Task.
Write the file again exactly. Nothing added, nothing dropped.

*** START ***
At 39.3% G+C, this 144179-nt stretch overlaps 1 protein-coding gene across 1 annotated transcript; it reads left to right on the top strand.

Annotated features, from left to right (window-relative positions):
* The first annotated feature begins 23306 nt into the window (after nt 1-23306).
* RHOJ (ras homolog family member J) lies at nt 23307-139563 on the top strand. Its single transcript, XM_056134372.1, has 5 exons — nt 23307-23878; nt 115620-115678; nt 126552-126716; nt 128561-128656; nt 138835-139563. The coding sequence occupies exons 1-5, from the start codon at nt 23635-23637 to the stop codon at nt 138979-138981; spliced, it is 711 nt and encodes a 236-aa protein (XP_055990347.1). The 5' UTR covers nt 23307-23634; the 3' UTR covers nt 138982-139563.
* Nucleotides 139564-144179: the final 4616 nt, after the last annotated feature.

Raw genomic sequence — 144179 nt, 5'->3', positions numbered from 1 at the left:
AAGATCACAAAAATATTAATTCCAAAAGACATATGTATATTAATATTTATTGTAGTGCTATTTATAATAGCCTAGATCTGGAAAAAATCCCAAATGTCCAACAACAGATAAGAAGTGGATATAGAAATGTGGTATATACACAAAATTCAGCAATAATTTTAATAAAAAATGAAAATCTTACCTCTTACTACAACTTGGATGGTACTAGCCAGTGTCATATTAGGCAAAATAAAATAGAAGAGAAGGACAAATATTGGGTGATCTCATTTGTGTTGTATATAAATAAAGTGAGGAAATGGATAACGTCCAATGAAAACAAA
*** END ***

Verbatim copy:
At 39.3% G+C, this 144179-nt stretch overlaps 1 protein-coding gene across 1 annotated transcript; it reads left to right on the top strand.

Annotated features, from left to right (window-relative positions):
* The first annotated feature begins 23306 nt into the window (after nt 1-23306).
* RHOJ (ras homolog family member J) lies at nt 23307-139563 on the top strand. Its single transcript, XM_056134372.1, has 5 exons — nt 23307-23878; nt 115620-115678; nt 126552-126716; nt 128561-128656; nt 138835-139563. The coding sequence occupies exons 1-5, from the start codon at nt 23635-23637 to the stop codon at nt 138979-138981; spliced, it is 711 nt and encodes a 236-aa protein (XP_055990347.1). The 5' UTR covers nt 23307-23634; the 3' UTR covers nt 138982-139563.
* Nucleotides 139564-144179: the final 4616 nt, after the last annotated feature.

Raw genomic sequence — 144179 nt, 5'->3', positions numbered from 1 at the left:
AAGATCACAAAAATATTAATTCCAAAAGACATATGTATATTAATATTTATTGTAGTGCTATTTATAATAGCCTAGATCTGGAAAAAATCCCAAATGTCCAACAACAGATAAGAAGTGGATATAGAAATGTGGTATATACACAAAATTCAGCAATAATTTTAATAAAAAATGAAAATCTTACCTCTTACTACAACTTGGATGGTACTAGCCAGTGTCATATTAGGCAAAATAAAATAGAAGAGAAGGACAAATATTGGGTGATCTCATTTGTGTTGTATATAAATAAAGTGAGGAAATGGATAACGTCCAATGAAAACAAA